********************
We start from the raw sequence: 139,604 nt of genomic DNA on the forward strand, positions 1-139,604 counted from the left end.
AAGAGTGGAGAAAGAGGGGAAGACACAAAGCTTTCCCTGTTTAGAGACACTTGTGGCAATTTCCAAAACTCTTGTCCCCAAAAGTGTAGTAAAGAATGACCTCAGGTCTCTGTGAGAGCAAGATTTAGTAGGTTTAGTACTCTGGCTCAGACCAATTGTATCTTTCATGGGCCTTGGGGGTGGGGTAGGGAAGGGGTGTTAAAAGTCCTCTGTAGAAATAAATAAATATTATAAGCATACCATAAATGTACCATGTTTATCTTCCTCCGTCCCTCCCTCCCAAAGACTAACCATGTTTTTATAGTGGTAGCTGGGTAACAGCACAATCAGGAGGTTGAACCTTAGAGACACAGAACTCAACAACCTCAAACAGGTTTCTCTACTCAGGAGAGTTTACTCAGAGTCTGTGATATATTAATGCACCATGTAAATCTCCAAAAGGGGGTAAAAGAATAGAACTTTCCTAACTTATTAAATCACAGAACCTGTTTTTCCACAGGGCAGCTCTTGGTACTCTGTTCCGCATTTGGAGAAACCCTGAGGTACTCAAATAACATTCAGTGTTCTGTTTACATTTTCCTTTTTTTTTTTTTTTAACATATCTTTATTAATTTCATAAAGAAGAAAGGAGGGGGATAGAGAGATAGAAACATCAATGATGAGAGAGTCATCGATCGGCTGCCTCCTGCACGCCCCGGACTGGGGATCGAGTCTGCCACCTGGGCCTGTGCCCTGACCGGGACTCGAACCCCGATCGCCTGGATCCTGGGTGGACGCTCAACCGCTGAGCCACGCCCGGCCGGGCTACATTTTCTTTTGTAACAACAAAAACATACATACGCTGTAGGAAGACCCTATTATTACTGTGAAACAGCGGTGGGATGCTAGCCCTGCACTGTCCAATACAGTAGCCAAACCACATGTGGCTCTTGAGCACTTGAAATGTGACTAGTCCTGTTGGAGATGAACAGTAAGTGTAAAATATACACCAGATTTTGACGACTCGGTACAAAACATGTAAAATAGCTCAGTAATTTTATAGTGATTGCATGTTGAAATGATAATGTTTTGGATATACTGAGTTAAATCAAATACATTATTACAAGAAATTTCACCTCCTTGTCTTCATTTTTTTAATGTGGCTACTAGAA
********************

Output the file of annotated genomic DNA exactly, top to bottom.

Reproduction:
We start from the raw sequence: 139,604 nt of genomic DNA on the forward strand, positions 1-139,604 counted from the left end.
AAGAGTGGAGAAAGAGGGGAAGACACAAAGCTTTCCCTGTTTAGAGACACTTGTGGCAATTTCCAAAACTCTTGTCCCCAAAAGTGTAGTAAAGAATGACCTCAGGTCTCTGTGAGAGCAAGATTTAGTAGGTTTAGTACTCTGGCTCAGACCAATTGTATCTTTCATGGGCCTTGGGGGTGGGGTAGGGAAGGGGTGTTAAAAGTCCTCTGTAGAAATAAATAAATATTATAAGCATACCATAAATGTACCATGTTTATCTTCCTCCGTCCCTCCCTCCCAAAGACTAACCATGTTTTTATAGTGGTAGCTGGGTAACAGCACAATCAGGAGGTTGAACCTTAGAGACACAGAACTCAACAACCTCAAACAGGTTTCTCTACTCAGGAGAGTTTACTCAGAGTCTGTGATATATTAATGCACCATGTAAATCTCCAAAAGGGGGTAAAAGAATAGAACTTTCCTAACTTATTAAATCACAGAACCTGTTTTTCCACAGGGCAGCTCTTGGTACTCTGTTCCGCATTTGGAGAAACCCTGAGGTACTCAAATAACATTCAGTGTTCTGTTTACATTTTCCTTTTTTTTTTTTTTTAACATATCTTTATTAATTTCATAAAGAAGAAAGGAGGGGGATAGAGAGATAGAAACATCAATGATGAGAGAGTCATCGATCGGCTGCCTCCTGCACGCCCCGGACTGGGGATCGAGTCTGCCACCTGGGCCTGTGCCCTGACCGGGACTCGAACCCCGATCGCCTGGATCCTGGGTGGACGCTCAACCGCTGAGCCACGCCCGGCCGGGCTACATTTTCTTTTGTAACAACAAAAACATACATACGCTGTAGGAAGACCCTATTATTACTGTGAAACAGCGGTGGGATGCTAGCCCTGCACTGTCCAATACAGTAGCCAAACCACATGTGGCTCTTGAGCACTTGAAATGTGACTAGTCCTGTTGGAGATGAACAGTAAGTGTAAAATATACACCAGATTTTGACGACTCGGTACAAAACATGTAAAATAGCTCAGTAATTTTATAGTGATTGCATGTTGAAATGATAATGTTTTGGATATACTGAGTTAAATCAAATACATTATTACAAGAAATTTCACCTCCTTGTCTTCATTTTTTTAATGTGGCTACTAGAA